Class of 2023 No Longer Required to Live on Campus for Three Years, Policy Shifts to Class of 2024

Image courtesy of The Catholic University of America

By Renee Rasmussen and Theresa Whitfield

Many students are confused as to what their future living situation at Catholic University will look like due to an ambiguity in the recent housing policy changes that will require third year students to reside on campus. Included in the change in policy is the plan for the development of a new dorm building.

The policy change originally was set to be implemented with the class of 2023, but the current freshman knew the likelihood was slim. Math major Riley Smith pointed out the problem obvious to her and her classmates: “there’s not enough housing to live on campus until junior year.”

Last year, the Catholic University administration decided that incoming students would be required to live on campus for three years, and Cardinal Ambassadors, Catholic U’s tour guides, began announcing this in their tours to prospective students, as reported last January by The Tower. This meant that the administration planned to have this housing policy take effect beginning with the current 818 freshmen members of the Class of 2023. 

Along with the announcement of this new policy, the university also announced on January 30 its plans to build a new residence hall. According to Catholic University’s website, this new dorm will add 350 beds at a planned location of the space east of Opus Hall on John McCormack Road. The financing for the dorm will come from bonds. Based on enrollment projections, the department of housing is confident that this will be sufficient to provide housing for all who will be required to live on campus, as well as for anyone else who desires to remain on campus, including seniors and graduate students. 

However, students have continued to remain skeptical as to how the university will be able to accommodate the increased number of students in residence halls. In this article, the projected timeline for the building to be opened is 2022. However, this presents a problem for the current freshmen who have been led to believe they will be required to live on campus as they will need beds for their junior year in the fall of 2021.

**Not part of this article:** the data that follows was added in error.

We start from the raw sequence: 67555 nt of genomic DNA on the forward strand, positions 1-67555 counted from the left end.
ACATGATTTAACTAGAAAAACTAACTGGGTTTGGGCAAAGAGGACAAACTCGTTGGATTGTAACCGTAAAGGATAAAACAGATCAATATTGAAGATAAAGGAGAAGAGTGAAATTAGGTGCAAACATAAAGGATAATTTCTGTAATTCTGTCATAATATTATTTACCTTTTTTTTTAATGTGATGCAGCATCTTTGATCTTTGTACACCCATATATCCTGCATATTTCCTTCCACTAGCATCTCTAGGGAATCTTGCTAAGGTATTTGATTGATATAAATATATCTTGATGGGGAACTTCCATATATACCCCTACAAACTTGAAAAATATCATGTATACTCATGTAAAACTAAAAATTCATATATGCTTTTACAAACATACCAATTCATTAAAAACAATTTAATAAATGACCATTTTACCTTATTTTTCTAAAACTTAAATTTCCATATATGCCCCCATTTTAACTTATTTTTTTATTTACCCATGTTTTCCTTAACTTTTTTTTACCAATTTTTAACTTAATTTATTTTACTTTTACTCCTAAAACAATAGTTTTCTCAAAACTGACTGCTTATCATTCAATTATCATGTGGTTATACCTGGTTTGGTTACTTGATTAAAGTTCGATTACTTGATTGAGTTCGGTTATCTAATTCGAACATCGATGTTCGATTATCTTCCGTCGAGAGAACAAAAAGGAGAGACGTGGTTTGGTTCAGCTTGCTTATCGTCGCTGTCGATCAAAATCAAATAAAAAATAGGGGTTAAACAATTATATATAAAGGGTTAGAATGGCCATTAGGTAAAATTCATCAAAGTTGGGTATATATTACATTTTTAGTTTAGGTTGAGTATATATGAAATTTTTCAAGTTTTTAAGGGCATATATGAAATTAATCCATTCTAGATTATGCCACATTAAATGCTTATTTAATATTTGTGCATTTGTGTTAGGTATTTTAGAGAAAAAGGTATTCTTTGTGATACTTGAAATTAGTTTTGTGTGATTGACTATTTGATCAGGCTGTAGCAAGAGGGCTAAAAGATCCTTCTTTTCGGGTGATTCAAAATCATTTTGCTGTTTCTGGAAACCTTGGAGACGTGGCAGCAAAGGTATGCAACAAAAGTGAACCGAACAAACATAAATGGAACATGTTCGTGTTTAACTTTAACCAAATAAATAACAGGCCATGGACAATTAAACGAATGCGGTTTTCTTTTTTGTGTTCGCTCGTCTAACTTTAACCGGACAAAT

Tim Carney, executive director of Housing Services, confirmed what most students assumed. 

“The policy goes into effect for the incoming freshman class (fall 2024): without the new building there would not be enough beds on campus,” he said in an email to The Tower

Even with the recent events surrounding COVID-19, Carney claimed that no delays in the construction of the new dorm should take place. Housing Services expects the new dorm to open at the original projected date in Spring 2022 for the incoming class of 2024.

Beyond the concerns about housing for undergraduate students, questions arise about the availability of housing for upperclassmen and graduate students. However, Carney made reassurances that Housing is ready to meet the demand this new policy might bring. 

“We make adjustments on an annual basis to fit the class size,” Carney said. “Enrollment will not be affected. We do not anticipate a shortage in housing. Both the percentage of senior and graduate students that have historically requested housing have been considered in our estimates.”

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